Urban Steeling celebrates Miami’s deeply urban, gritty side, the “anti-tropical paradise” look that is rarely brought under the spotlight. Away from the pristine beaches, blue skies and swaying palm trees of Miami Beach, and the glass and steel skyscrapers that give Brickell its futuristic look, Urban Steeling pays homage to a side of Miami that is often ignored and yet is crucial to the identity of our multifaceted city.
Bakehouse artist Scott Brennan’s photography builds on the legacy of urban photography legends such as Eugene Atget, Brassai and Lee Friedlander, whose work focused on landscapes, urban and not, with an almost complete absence of human presence. On the atrium wall, Brennan’s Dead Pay Phone series documents these urban “archeological” relics: for years a critical means of communication, they became obsolete soon after the advent of cheap mobile phones; now, too expensive to remove, they populate the streets of metropolises around the globe, a stern reminder of the pace of technology in our contemporary world. Inside the Swenson Gallery, images of parking garages, empty lots with the occasional street sign or lamp post, chain-link fences and abandoned cars enter in a fascinating dialogue with the steel and bronze sculptures of Ralph Provisero.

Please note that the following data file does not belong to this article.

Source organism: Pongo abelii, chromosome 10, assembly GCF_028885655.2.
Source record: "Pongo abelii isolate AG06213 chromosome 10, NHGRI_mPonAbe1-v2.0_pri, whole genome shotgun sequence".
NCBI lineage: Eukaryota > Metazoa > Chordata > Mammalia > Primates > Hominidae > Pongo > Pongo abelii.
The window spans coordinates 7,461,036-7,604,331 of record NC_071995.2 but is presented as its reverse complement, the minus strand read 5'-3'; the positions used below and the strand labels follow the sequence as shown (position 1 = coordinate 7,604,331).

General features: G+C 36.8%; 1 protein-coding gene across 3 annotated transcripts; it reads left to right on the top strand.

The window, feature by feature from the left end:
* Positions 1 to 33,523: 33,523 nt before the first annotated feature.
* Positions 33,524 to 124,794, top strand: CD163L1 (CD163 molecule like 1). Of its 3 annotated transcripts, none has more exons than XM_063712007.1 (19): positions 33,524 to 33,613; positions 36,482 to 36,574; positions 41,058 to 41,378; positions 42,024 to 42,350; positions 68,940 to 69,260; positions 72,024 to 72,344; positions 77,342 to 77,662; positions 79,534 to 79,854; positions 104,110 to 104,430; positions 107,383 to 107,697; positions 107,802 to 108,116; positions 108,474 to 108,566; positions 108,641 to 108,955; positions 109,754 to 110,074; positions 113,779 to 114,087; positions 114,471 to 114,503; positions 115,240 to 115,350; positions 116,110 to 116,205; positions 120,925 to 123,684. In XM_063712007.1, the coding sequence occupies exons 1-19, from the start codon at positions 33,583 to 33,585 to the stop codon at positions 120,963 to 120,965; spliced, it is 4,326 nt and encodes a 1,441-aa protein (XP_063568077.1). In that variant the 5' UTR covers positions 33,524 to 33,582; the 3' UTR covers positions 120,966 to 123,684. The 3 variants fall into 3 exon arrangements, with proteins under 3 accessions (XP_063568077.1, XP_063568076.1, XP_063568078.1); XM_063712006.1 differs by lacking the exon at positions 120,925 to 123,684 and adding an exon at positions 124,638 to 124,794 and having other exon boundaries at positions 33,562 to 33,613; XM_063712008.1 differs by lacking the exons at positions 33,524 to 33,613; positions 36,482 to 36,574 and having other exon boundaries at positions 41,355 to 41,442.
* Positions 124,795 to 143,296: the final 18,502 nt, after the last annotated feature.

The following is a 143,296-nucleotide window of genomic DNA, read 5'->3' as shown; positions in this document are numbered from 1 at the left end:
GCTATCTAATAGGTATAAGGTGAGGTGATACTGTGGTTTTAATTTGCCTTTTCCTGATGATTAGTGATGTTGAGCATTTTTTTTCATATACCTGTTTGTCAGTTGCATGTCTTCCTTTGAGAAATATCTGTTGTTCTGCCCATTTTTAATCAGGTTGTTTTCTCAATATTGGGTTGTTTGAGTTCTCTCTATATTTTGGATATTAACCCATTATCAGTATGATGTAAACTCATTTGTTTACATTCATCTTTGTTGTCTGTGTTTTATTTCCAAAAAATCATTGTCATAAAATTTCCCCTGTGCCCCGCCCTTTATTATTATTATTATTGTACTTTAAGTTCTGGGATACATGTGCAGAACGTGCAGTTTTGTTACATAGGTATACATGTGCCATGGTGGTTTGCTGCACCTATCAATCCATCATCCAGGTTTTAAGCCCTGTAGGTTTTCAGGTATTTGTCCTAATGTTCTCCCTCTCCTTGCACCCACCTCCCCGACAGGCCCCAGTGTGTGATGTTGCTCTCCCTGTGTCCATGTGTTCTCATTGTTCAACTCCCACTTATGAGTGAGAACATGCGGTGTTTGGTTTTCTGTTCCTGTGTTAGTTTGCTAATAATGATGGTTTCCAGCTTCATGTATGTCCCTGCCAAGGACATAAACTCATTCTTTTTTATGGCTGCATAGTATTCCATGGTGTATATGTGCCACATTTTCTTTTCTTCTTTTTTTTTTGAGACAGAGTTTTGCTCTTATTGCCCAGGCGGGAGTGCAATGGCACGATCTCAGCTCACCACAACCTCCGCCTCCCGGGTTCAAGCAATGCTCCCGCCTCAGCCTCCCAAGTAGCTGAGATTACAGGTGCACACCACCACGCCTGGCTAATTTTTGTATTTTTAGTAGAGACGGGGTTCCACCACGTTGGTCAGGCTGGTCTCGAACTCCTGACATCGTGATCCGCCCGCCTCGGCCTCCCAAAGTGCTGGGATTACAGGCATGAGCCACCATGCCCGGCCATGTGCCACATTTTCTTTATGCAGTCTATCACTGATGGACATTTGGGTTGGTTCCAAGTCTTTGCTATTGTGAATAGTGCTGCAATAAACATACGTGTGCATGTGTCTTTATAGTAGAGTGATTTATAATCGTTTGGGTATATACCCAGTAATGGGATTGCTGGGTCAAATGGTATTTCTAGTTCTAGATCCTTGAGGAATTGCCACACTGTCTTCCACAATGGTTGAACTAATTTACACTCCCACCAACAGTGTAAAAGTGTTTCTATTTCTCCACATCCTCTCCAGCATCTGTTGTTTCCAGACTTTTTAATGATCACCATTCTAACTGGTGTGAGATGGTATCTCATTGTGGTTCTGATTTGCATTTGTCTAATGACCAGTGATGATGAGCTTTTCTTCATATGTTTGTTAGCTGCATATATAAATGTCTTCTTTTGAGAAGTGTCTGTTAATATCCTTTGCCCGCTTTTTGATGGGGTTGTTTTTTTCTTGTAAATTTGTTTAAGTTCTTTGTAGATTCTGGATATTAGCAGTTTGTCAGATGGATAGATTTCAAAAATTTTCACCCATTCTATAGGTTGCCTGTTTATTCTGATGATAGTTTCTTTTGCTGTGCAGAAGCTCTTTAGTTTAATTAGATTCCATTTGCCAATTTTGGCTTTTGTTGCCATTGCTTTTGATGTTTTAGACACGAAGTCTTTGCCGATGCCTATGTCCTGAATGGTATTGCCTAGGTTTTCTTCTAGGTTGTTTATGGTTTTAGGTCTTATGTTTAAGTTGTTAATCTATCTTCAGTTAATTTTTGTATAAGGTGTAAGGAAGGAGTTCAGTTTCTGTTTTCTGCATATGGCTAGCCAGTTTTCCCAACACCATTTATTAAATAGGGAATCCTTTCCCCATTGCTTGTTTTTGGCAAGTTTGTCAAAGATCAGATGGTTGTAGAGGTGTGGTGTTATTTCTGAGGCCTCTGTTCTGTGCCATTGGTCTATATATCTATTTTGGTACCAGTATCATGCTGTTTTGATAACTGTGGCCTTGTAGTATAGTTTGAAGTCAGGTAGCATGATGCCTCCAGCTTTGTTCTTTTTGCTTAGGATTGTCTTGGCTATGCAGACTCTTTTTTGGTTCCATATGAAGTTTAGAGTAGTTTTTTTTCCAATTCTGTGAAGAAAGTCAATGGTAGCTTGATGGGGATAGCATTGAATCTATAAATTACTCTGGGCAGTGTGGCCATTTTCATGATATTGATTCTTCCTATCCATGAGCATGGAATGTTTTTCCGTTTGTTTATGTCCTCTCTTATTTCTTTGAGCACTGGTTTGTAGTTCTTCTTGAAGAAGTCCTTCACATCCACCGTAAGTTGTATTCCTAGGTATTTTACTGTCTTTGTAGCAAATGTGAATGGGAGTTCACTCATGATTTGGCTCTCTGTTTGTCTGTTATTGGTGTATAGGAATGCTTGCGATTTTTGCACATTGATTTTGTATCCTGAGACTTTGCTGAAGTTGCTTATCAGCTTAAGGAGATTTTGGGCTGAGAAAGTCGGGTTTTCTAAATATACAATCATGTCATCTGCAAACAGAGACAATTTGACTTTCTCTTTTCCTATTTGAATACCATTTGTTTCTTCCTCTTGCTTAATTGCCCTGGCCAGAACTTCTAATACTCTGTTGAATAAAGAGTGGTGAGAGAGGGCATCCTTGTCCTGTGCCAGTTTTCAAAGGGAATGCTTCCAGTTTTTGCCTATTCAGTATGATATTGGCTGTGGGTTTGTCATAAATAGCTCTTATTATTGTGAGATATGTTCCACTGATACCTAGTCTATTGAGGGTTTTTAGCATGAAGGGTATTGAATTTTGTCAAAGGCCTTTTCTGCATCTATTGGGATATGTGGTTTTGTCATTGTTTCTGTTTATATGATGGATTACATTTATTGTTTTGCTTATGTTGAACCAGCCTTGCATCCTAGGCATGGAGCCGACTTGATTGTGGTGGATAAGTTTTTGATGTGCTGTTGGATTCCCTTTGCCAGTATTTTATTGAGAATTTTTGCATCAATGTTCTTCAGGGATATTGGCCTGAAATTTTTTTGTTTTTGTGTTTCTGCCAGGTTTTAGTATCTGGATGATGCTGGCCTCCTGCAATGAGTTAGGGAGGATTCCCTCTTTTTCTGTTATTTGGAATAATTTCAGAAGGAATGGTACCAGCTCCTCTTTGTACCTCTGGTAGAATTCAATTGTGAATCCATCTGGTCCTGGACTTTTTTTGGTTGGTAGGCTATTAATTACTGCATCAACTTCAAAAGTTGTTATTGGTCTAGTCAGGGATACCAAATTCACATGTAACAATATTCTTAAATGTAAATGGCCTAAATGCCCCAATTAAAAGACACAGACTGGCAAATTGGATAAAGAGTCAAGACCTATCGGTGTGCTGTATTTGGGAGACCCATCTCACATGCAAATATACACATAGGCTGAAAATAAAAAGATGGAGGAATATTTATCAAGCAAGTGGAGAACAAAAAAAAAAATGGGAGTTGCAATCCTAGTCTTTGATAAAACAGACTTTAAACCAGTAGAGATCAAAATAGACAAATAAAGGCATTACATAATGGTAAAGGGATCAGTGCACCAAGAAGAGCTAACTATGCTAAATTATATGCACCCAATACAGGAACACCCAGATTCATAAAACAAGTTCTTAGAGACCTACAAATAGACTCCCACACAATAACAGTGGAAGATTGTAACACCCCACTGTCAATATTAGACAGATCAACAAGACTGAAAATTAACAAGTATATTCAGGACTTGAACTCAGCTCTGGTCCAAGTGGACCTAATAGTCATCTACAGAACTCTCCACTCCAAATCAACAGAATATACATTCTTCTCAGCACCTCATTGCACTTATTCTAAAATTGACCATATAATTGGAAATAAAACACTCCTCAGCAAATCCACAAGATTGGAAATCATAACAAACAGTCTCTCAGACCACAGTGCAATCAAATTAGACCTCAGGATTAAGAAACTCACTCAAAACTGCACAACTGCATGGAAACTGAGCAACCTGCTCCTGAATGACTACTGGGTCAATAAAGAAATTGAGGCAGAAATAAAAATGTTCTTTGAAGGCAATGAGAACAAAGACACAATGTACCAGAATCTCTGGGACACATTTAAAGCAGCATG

Bakehouse Art Complex
561 NW 32nd Street
Miami, FL 33127